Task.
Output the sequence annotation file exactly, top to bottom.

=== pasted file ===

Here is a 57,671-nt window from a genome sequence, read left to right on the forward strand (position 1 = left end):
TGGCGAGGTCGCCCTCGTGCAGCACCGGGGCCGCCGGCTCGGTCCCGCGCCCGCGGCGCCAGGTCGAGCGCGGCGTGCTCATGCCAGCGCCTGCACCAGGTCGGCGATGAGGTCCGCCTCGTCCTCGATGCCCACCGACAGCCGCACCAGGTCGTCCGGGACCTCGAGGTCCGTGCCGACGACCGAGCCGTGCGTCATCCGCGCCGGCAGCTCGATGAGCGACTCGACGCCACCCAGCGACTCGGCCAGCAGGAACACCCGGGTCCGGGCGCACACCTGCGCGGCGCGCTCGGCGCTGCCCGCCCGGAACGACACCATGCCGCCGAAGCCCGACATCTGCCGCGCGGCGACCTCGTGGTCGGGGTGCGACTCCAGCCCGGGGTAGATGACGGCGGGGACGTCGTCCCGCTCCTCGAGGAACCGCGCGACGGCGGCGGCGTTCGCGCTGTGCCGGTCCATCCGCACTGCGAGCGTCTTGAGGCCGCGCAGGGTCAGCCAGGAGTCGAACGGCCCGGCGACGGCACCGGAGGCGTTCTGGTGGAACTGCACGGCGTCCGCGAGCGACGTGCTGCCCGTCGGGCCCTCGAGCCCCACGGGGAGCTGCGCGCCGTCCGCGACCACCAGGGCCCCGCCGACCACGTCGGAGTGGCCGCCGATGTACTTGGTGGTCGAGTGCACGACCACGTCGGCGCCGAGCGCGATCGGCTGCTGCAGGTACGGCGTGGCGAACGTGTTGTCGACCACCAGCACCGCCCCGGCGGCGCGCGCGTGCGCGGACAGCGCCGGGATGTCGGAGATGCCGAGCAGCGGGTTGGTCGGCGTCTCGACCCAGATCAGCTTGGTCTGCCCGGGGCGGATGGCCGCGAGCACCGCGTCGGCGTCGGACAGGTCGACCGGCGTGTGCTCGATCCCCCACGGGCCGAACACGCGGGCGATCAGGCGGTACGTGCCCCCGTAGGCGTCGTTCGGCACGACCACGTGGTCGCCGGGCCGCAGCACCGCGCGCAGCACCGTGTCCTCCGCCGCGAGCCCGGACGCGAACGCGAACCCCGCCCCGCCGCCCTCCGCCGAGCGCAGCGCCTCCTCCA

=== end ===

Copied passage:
Here is a 57,671-nt window from a genome sequence, read left to right on the forward strand (position 1 = left end):
TGGCGAGGTCGCCCTCGTGCAGCACCGGGGCCGCCGGCTCGGTCCCGCGCCCGCGGCGCCAGGTCGAGCGCGGCGTGCTCATGCCAGCGCCTGCACCAGGTCGGCGATGAGGTCCGCCTCGTCCTCGATGCCCACCGACAGCCGCACCAGGTCGTCCGGGACCTCGAGGTCCGTGCCGACGACCGAGCCGTGCGTCATCCGCGCCGGCAGCTCGATGAGCGACTCGACGCCACCCAGCGACTCGGCCAGCAGGAACACCCGGGTCCGGGCGCACACCTGCGCGGCGCGCTCGGCGCTGCCCGCCCGGAACGACACCATGCCGCCGAAGCCCGACATCTGCCGCGCGGCGACCTCGTGGTCGGGGTGCGACTCCAGCCCGGGGTAGATGACGGCGGGGACGTCGTCCCGCTCCTCGAGGAACCGCGCGACGGCGGCGGCGTTCGCGCTGTGCCGGTCCATCCGCACTGCGAGCGTCTTGAGGCCGCGCAGGGTCAGCCAGGAGTCGAACGGCCCGGCGACGGCACCGGAGGCGTTCTGGTGGAACTGCACGGCGTCCGCGAGCGACGTGCTGCCCGTCGGGCCCTCGAGCCCCACGGGGAGCTGCGCGCCGTCCGCGACCACCAGGGCCCCGCCGACCACGTCGGAGTGGCCGCCGATGTACTTGGTGGTCGAGTGCACGACCACGTCGGCGCCGAGCGCGATCGGCTGCTGCAGGTACGGCGTGGCGAACGTGTTGTCGACCACCAGCACCGCCCCGGCGGCGCGCGCGTGCGCGGACAGCGCCGGGATGTCGGAGATGCCGAGCAGCGGGTTGGTCGGCGTCTCGACCCAGATCAGCTTGGTCTGCCCGGGGCGGATGGCCGCGAGCACCGCGTCGGCGTCGGACAGGTCGACCGGCGTGTGCTCGATCCCCCACGGGCCGAACACGCGGGCGATCAGGCGGTACGTGCCCCCGTAGGCGTCGTTCGGCACGACCACGTGGTCGCCGGGCCGCAGCACCGCGCGCAGCACCGTGTCCTCCGCCGCGAGCCCGGACGCGAACGCGAACCCCGCCCCGCCGCCCTCCGCCGAGCGCAGCGCCTCCTCCA